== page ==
Dry Eye Treatment With Scleral Lenses

Dry eye treatment with scleral lenses

Dry eye treatment with scleral contacts very effectively treats the pain and discomfort experienced by patients with moderate to severe dry eye syndrome.1 Most vision plans consider dry eye treatment with scleral lenses as medically necessary.

Why Treat Dry Eye Syndrome With Scleral Contacts?

Many patients with moderate to severe dry eye syndrome find the discomfort and poor vision debilitating. Dry eye symptoms are usually greatest later in the day. Pain and light sensitivity tend to be the most debilitating symptoms. The pain and light sensitivity occur when the corneal surface dries out.

The eye will begin to heal the dried-out cornea while you sleep; however, in patients with mild to moderate dry eye syndrome, the cornea rarely heals completely overnight. Scleral lenses cover the cornea keeping the cornea from drying out.

Who is a Good Candidate for Dry Eye Treatment with Scleral Lenses?

Scleral Lens Keratoconus Treatment

Patients with moderate to severe dry eye syndrome are the best candidates for dry eye treatment with scleral lenses. If your dry eye symptoms such as blurred vision, pain, and light sensitivity are debilitating or adversely affecting your lifestyle then you will most likely benefit from treating your dry eyes with scleral lenses.2

How Does a Scleral Lens Treat Dry Eye Syndrome?

A scleral lens is used to treat dry eye syndrome by essentially replacing the front surface of the eye with a lens. This lens protects the cornea, preventing the cornea itself from drying out. The scleral lens holds a layer of tears over the cornea thus keeping it hydrated. A special, hydrophilic coating, applied to the lens surface may also improve comfort.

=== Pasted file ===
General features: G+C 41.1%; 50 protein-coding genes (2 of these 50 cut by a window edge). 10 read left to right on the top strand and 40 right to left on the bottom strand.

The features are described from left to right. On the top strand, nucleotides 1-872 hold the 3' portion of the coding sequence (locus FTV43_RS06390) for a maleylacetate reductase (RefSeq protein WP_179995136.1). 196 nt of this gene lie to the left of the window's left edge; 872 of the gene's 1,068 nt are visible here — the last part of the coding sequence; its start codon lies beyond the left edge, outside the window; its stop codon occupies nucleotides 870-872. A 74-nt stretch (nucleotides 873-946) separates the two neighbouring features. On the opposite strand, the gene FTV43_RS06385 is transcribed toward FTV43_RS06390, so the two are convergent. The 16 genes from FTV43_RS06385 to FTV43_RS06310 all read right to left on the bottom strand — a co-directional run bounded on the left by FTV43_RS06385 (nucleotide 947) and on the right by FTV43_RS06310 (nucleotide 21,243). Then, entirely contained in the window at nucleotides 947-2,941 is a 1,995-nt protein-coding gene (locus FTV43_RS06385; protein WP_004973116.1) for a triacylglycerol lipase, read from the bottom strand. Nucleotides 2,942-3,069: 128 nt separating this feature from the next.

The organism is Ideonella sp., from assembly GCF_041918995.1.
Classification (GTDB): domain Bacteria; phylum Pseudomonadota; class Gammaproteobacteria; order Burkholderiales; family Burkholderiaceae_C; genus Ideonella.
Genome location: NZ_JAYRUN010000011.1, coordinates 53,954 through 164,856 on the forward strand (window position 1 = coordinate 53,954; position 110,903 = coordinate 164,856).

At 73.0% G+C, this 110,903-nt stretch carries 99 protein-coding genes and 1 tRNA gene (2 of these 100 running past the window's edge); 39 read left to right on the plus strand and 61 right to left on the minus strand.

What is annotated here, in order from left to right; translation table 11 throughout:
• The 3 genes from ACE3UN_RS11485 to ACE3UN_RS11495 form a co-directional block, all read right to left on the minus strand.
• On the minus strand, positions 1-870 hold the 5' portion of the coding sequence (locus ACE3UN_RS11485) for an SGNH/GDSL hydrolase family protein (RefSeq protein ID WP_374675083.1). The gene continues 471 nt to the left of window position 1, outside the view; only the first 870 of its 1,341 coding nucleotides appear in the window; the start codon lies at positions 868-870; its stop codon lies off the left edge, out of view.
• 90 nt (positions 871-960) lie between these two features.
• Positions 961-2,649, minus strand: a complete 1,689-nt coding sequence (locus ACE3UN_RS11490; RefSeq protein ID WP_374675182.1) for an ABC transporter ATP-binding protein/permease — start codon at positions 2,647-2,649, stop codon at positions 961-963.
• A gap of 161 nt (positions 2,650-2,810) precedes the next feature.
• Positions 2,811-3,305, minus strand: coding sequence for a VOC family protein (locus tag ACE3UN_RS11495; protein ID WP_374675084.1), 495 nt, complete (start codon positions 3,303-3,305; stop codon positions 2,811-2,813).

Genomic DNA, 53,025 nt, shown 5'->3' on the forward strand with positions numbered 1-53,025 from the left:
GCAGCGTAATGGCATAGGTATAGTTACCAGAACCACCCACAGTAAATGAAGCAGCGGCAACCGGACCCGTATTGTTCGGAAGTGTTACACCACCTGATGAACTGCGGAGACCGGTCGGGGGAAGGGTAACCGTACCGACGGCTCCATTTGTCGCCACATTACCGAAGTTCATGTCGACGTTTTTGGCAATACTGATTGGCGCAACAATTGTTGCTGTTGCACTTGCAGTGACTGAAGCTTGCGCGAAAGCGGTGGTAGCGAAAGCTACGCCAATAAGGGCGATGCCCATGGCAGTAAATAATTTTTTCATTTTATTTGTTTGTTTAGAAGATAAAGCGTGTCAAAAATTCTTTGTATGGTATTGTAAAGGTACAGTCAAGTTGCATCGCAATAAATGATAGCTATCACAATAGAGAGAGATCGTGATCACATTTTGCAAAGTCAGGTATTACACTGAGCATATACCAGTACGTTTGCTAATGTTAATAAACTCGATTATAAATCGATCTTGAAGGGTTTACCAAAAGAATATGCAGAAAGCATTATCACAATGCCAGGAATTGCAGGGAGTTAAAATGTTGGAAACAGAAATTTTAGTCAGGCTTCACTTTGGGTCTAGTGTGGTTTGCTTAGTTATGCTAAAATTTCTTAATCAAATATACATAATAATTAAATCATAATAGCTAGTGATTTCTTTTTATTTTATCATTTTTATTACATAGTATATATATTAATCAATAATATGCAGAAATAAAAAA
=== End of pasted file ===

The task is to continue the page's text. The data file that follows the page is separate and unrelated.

While the scleral lens protects the cornea comfort can be further improved by treating the dry eyes with additional therapies such as punctal plugs, artificial tears, and medication.3,4

Using a PROSE Lens to Treat Dry Eye Syndrome

PROSE stands for Prosthetic Replacement of the Ocular Surface Ecosystem. This is what we are doing when we use a scleral lens to treat dry eye syndrome. We have replaced the front surface of the eye with a contact lens. This improves comfort and vision while also preventing the eye from drying out. A PROSE lens can be a life-changer for patients experiencing pain and discomfort from dry eye syndrome.

How Do I Learn More About Using Scleral Lenses to Treat Dry Eye Syndrome?

At Total Eye Care, we offer complimentary Dry Eye Syndrome treatment consults to help patients decide if they may benefit from scleral contacts. You can schedule your free consultation online with Dr. Driscoll at either our Colleyville or Keller/Southlake location. We can also schedule your appointment by calling 817.416.0333.

About Dr. Richard Driscoll

Dr. Driscoll is a therapeutic optometrist and scleral lens specialist at Total Eye Care in Colleyville, Texas. A 1988 Graduate of the Illinois College of Optometry, Dr. Driscoll has been using medically necessary contact lenses to treat patients with dry eye syndrome for over 30 years.

Following Dr. Driscoll’s graduation from the Illinois College of Optometry, he joined the residency program at the Tuscaloosa VA Medical Center in Tuscaloosa, Alabama. Dr. Driscoll likes to write. He wrote An Eye Doctor Answers: Explanations To Hundreds Of The Most Common Questions Patients Wish They Had Asked, available on Amazon.com, and The Patient’s Guide to Keratoconus which you can download here.


1 Bavinger JC, DeLoss K, Mian SI. Scleral lens use in dry eye syndrome. Curr Opin Ophthalmol 2015;26: 319-24. [PubMed]

2Haines L, Scleral lens use in dry eye syndrome. Contact Lens Update. 07/26/2017. [Full Article]

3Harthan JS, Shorter E. Therapeutic uses of scleral contact lenses for ocular surface disease: patient selection and special considerations. Clin Optom (Auckl). 2018; 10: 65–74. Published online 2018 Jul 11. [PubMed]. [Full Article]

4Shorter E, Harthan J, Nau CB, Nau A, Barr JT, Hodge DO, Schornack MM. Scleral Lenses in the Management of Corneal Irregularity and Ocular Surface Disease. Eye Contact Lens. 2018 Nov;44(6):372-378. [PubMed]